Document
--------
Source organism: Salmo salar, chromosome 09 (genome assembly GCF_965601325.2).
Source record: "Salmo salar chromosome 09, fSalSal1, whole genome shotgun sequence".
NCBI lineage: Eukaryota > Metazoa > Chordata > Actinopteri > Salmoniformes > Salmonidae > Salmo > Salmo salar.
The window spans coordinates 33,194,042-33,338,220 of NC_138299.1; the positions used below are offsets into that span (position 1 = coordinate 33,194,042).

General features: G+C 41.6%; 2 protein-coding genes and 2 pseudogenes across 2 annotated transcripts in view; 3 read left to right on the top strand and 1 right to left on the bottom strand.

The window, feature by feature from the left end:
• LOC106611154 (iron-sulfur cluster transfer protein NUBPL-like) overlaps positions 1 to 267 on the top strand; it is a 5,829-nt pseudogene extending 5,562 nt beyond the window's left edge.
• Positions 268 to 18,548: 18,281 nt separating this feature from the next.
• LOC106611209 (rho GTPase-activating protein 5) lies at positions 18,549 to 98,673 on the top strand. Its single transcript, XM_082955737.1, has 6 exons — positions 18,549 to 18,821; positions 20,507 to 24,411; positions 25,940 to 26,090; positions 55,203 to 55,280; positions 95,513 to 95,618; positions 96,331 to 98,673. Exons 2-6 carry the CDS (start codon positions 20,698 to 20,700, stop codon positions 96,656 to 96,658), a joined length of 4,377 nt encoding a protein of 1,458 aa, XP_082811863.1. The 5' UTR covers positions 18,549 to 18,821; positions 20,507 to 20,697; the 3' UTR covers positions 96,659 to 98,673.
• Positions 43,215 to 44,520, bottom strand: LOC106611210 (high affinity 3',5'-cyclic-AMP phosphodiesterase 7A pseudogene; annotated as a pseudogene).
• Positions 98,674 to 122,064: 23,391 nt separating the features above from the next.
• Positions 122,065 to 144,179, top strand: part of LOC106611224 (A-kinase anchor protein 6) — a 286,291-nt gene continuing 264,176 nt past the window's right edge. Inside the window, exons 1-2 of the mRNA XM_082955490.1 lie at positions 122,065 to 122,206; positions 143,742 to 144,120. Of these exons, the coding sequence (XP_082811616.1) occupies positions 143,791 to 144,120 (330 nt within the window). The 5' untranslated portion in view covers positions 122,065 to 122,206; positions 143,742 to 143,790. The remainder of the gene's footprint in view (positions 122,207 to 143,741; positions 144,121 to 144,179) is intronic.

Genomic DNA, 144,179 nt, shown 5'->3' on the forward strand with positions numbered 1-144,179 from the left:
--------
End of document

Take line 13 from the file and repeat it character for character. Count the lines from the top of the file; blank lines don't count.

Genomic DNA, 144,179 nt, shown 5'->3' on the forward strand with positions numbered 1-144,179 from the left: